The third season beginning on Jan 5, 1976 featured mystery and suspense adaptations from Mark Twain's works. They were: "Tom Sawyer, Detective", "Is He Living or Dead?", "The Russian Passport", "A Connecticut Yankee in King Arthur's Court", "The Man That Corrupted Hadleyburg", "The Stolen White Elephant" and "The Mysterious Stranger". Starring in these were Kristoffer Tabori, Alexander Scourby, Bobby Morse, Kevin McCarthy, Fred Gwynne, Robert Dryden and Tony Roberts.

On Monday, Jan 10, 1977 another great author, O. Henry, was chosen for his stories. Heard were "Two Renegades", "The Passing of Black Eagle", "Tobin's Palm", "Don't Die Without Me" (originally "The Furnished Room"), "A Departmental Case", "Cherchez la Femme" and Jimmy Valentine's "Gamble" (originally "A Retrieved Reformation". O. Henry was portrayed by Robert Dryden each night. Others appearing during this week were Fred Gwynne, Joe Silver, Larry Haines, Paul Tripp, Marian Seldes, Russell Horton, Leon Janney, Bryna Raeburn, Paul Hecht and Jack Grimes.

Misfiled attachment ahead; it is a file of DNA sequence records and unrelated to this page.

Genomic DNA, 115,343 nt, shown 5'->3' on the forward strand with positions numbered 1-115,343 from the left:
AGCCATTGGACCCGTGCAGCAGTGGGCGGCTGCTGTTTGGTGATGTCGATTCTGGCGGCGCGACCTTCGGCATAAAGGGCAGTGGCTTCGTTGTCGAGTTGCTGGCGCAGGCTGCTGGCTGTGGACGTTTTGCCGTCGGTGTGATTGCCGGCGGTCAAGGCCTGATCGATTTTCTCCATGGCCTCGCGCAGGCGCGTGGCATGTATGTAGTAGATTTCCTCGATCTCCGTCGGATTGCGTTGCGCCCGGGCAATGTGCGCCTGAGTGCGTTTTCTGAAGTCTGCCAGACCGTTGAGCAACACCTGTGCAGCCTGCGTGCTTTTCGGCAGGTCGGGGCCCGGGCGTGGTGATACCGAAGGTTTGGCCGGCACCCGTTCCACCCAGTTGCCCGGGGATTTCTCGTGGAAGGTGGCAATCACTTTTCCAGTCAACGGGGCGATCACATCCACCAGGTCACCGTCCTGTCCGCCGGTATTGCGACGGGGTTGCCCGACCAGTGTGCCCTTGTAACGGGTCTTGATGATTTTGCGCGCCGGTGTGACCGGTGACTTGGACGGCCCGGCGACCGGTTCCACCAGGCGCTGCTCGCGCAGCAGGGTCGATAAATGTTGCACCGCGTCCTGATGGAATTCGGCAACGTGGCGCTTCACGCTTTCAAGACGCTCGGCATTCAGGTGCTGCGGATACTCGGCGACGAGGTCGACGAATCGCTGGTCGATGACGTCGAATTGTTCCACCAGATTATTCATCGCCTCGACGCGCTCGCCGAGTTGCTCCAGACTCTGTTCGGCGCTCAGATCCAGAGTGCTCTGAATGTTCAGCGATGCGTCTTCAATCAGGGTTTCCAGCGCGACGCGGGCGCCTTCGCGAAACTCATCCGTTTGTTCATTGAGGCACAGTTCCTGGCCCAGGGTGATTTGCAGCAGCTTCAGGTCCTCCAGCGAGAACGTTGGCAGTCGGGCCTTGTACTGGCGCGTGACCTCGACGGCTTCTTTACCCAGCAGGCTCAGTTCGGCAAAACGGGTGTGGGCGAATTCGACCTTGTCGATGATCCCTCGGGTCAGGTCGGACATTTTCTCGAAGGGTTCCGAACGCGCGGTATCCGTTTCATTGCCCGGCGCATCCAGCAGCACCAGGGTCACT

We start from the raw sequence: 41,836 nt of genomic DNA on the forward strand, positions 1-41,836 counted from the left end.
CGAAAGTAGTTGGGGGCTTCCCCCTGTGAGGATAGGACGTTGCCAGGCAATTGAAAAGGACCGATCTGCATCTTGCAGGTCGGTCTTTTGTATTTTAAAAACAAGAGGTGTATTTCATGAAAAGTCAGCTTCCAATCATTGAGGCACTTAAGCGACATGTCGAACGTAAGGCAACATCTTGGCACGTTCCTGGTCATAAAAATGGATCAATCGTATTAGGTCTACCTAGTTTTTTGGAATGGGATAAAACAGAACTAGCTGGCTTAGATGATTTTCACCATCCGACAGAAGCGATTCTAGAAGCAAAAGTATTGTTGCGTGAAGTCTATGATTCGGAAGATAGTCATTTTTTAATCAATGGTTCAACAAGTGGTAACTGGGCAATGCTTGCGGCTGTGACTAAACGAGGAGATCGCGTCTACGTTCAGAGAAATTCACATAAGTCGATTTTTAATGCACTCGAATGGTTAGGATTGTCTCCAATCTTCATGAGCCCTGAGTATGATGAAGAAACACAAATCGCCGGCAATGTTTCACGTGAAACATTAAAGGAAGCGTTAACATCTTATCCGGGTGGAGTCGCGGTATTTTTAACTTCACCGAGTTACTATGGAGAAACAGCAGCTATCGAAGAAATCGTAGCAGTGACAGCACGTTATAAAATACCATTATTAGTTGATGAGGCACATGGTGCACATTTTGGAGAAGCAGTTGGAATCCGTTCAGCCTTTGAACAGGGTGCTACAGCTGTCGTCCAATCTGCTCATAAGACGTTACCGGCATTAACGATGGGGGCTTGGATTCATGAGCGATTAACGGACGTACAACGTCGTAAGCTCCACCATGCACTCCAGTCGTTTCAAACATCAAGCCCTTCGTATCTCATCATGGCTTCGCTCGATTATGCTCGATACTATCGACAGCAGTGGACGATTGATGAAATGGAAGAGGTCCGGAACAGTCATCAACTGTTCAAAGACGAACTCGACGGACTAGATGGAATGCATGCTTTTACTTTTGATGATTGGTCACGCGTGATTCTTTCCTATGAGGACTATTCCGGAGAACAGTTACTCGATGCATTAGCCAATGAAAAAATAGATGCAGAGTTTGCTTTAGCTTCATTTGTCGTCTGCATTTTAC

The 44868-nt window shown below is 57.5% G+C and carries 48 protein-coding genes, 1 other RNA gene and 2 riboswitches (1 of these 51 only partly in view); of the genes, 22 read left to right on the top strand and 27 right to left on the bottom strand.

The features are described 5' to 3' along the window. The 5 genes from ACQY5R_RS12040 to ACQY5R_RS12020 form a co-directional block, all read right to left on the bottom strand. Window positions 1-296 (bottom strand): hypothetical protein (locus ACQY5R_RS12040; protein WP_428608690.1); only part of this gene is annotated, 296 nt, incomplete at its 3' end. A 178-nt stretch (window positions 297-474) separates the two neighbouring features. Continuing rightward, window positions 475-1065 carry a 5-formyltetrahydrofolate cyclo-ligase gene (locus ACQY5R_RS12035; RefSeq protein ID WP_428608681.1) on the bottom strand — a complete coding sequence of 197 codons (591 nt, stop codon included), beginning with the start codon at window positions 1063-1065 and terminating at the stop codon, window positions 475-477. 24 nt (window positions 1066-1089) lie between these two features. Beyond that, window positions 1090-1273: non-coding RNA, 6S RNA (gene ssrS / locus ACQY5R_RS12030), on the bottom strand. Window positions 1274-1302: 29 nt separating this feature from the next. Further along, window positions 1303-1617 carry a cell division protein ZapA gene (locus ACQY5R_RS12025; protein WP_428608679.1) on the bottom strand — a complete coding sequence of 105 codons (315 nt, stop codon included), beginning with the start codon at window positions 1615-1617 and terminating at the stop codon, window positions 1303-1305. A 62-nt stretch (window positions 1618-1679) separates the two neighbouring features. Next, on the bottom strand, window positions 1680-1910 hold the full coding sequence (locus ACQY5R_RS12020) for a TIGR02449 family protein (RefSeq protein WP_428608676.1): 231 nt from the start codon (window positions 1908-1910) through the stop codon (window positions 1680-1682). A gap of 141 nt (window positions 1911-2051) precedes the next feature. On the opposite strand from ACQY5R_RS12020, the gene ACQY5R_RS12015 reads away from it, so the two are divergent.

The fifth year, Jan 6, 1978, began a little different. Rather than offering "new" tales or adaptions, Himan Brown chose to repeat seven of classics previously broadcast on the series. They were: "Dracula", "Frankenstein Revisited", "Dr. Jekyll and Mr. Hyde", "The Picture of Dorian Gray" and "The Hand" by Guy De Maupassant. Filling out the week were two original Mystery Theater presentations, "The Black Room" and "Goodbye, Karl Erich", written by Sam Dann who wwas given a Writer's Guild Award for the story. Actors this week included Mercedes McCambridge, Leon Janney, Ralph Bell, Kevin McCarthy, Nick Pryor, Larry Haines, Alexander Scourby and Paul Hecht.